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MassDOT Plans New Shared-Use Path Connection Between Northampton, Easthampton

A map of Northampton and Easthampton showing existing segments of the Manhan Rail Trail, which connects the two towns in a C shape. The Connecticut River meanders on the right side of the map. An east-west spur of the Manhan Rail Trail in Easthampton, which forms the bottom of the "C" shape, would be extended north towards downtown Northampton in an upcoming project. A dotted straight line indicates the location of that project. The dotted line stops just south of downtown Northampton and runs alongside the Silvio O. Conte Wildlife Refuge next to the river.

An upcoming MassDOT project will extend the Manhan Rail Trail to create a second off-street path connection between Easthampton and Northampton alongside Route 5 (dotted line).

Last week, MassDOT held a virtual public hearing for a project that will construct a new shared-use path alongside Route 5 between Northampton and the Mount Tom State Reservation in Easthampton.

The 1.25-mile path would extend an existing spur of the Manhan Rail Trail from its terminus near the intersection of East Street and North Street in Easthampton. From there, the path would continue north, through river oxbow wetlands, to the Exit 23 on- and off-ramps to the northbound lanes of Interstate 91.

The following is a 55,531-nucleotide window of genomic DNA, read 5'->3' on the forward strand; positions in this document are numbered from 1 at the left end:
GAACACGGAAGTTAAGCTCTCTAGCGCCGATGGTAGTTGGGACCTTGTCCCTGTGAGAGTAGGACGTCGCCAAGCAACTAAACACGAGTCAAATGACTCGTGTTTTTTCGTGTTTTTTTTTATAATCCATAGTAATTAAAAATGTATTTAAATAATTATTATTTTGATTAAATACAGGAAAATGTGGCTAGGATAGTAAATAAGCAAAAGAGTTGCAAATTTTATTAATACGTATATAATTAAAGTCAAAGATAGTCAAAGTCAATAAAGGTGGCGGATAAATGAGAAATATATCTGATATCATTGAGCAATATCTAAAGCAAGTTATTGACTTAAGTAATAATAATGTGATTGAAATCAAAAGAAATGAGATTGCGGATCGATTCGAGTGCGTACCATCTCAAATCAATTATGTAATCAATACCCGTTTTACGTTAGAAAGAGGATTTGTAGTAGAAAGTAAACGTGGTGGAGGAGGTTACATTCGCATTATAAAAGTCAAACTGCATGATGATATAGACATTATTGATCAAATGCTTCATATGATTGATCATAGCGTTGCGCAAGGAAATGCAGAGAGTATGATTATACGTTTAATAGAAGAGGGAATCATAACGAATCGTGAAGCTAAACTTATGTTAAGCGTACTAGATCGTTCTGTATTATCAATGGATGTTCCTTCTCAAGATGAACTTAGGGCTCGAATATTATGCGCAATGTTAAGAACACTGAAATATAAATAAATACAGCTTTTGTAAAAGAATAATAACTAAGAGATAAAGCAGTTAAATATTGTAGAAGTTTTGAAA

The northern end of the trail would be about half a mile from the Pleasant Street roundabout on the southern edge of downtown Northampton (see map above).

This segment of Route 5 is currently a two-lane roadway with narrow shoulders, no sidewalks, and a 45 mph speed limit.

"This section of the roadway lacks accessibility for disabled pedestrians," said MassDOT project manager Muazzez Reardon. "This lack of bike and pedestrian facilities creates a gap in service" between the sidewalks and bike lanes of downtown Northampton to the north and the Manhan Rail Trail and the trails of the Mount Tom Reservation to the south.

MassDOT is proposing a 10-foot-wide shared-use path along the western side of Route 5, generally separated from the roadway with a landscaped buffer zone of varying width.

At the northern end of the project, where Route 5 meets the northbound I-91 interchange at a traffic signal, the project will install signalized crosswalks to get path users across 6 lanes of on- and off-ramp traffic.

A sketch of the proposed northern terminus of MassDOT's new Route 5 shared-use path in Northampton. The current project will install new signalized crosswalks at the on- and off-ramps to I-91 northbound, but will not include a sidewalk connection into the south end of Northampton, which is about half a mile away.

North of that interchange, bikes will be able to continue into the south side of Northampton on painted bike lanes, but there is currently a half-mile gap between the end of MassDOT's proposed project and the nearest sidewalk on Pleasant Street in Northampton.

According to officials from the City of Northampton, the state has no plans to fill in that half-mile sidewalk gap on Route 5.

Designing and environmental permitting for the project, which crosses wetlands along the Connecticut and Manhan Rivers, will take two more years, and the project is scheduled to go under construction in 2026.

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